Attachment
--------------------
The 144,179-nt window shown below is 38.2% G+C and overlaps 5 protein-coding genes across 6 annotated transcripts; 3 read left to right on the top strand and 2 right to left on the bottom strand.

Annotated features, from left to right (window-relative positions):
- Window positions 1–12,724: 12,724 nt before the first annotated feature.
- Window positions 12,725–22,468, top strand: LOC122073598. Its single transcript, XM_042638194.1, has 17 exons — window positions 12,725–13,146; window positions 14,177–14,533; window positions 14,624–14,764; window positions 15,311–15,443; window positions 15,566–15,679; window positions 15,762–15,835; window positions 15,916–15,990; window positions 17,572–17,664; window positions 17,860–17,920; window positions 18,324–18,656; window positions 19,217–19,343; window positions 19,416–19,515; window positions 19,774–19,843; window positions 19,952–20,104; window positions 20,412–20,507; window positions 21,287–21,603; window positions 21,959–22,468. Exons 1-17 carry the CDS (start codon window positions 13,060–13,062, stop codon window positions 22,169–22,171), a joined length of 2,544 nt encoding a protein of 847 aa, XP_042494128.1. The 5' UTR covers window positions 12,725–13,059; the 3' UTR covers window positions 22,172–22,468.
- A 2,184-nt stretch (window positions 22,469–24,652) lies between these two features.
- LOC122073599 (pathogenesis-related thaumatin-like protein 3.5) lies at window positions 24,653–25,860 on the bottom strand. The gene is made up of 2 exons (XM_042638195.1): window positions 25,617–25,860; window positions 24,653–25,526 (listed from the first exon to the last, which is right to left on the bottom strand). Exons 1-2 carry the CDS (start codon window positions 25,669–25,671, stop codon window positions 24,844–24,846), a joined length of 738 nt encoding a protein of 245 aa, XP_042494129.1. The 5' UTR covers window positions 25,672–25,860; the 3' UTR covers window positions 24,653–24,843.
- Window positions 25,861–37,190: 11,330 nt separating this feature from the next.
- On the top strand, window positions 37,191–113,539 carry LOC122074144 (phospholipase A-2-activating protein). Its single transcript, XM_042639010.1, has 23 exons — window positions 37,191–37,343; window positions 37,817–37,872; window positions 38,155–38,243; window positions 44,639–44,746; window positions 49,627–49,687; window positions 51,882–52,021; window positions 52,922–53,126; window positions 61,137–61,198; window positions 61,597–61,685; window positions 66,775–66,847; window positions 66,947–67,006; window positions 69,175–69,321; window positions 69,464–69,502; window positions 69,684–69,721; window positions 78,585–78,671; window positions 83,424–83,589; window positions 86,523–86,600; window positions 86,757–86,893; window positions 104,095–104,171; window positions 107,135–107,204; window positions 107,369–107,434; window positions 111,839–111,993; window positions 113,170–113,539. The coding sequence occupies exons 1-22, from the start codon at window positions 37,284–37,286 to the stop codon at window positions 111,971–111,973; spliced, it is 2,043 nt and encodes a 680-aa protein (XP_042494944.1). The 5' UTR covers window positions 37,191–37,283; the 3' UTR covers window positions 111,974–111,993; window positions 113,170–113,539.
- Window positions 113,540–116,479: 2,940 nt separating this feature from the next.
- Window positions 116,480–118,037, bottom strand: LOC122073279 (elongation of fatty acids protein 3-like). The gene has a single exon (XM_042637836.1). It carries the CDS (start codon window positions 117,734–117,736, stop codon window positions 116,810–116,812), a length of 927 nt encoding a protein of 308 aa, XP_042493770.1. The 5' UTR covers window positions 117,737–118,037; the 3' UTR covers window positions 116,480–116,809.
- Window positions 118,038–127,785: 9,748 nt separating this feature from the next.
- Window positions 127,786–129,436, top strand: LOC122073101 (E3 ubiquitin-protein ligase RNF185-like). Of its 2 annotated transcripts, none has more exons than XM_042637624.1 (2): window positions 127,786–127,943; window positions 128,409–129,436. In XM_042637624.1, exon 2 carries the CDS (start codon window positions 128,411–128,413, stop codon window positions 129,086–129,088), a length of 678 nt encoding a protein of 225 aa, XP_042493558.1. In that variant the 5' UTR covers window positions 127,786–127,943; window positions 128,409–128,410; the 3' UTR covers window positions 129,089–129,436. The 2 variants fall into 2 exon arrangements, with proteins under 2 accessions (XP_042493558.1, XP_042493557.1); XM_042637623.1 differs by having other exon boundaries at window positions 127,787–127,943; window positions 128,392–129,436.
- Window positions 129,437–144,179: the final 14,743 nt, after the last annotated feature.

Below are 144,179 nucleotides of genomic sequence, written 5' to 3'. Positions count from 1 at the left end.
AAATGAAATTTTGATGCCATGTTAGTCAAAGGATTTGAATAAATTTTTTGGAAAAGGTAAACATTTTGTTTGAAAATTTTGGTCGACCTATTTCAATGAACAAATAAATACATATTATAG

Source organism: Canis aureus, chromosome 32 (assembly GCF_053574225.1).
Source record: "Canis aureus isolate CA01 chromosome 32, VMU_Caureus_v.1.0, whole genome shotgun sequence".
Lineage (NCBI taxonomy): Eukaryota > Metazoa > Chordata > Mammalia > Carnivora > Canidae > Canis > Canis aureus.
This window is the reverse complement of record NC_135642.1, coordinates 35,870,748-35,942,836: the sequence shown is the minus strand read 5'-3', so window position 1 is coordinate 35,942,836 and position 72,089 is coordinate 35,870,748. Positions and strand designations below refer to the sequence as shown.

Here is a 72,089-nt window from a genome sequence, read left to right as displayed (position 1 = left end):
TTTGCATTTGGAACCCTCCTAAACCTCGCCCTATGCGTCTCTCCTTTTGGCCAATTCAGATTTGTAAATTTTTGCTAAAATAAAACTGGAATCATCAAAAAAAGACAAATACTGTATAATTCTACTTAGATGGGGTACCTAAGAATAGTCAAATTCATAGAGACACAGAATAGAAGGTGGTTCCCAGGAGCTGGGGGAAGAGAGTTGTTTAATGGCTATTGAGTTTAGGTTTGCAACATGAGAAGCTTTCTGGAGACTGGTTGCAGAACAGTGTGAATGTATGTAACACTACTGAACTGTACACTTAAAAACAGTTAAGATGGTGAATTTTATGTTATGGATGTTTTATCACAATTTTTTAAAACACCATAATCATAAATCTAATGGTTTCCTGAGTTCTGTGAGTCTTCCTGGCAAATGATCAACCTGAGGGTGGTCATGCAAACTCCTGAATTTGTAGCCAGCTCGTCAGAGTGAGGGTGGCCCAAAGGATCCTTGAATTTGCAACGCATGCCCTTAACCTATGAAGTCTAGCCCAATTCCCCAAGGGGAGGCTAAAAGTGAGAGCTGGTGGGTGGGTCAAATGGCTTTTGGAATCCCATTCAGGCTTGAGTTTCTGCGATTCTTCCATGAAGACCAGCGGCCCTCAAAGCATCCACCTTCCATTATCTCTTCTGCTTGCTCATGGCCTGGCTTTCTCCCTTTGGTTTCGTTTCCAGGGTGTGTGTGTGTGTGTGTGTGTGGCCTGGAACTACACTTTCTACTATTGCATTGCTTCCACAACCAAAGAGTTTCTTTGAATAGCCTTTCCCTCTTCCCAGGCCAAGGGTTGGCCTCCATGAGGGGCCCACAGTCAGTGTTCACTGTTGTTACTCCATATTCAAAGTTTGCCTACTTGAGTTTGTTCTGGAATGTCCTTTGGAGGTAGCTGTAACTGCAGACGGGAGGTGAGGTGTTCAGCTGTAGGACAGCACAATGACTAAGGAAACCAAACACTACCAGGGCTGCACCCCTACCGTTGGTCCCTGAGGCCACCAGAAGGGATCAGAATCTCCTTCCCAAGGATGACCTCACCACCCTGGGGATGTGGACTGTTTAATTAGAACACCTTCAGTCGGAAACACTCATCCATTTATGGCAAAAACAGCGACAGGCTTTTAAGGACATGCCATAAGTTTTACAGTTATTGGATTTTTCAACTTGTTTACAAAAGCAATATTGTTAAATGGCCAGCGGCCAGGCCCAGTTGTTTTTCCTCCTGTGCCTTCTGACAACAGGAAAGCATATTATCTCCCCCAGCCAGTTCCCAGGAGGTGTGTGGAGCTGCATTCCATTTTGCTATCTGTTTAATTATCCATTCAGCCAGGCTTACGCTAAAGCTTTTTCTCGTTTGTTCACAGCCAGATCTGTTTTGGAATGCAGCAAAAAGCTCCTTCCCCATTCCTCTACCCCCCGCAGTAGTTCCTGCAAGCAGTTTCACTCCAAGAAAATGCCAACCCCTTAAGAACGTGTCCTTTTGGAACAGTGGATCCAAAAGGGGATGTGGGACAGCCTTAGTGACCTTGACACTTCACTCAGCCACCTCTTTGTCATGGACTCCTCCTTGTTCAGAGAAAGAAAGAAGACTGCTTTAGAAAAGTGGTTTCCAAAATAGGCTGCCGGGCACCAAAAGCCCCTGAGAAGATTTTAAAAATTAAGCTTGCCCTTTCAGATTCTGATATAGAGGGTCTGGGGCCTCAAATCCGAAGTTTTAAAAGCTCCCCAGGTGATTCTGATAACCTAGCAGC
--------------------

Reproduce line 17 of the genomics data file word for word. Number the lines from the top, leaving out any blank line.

Source record: "Canis aureus isolate CA01 chromosome 32, VMU_Caureus_v.1.0, whole genome shotgun sequence".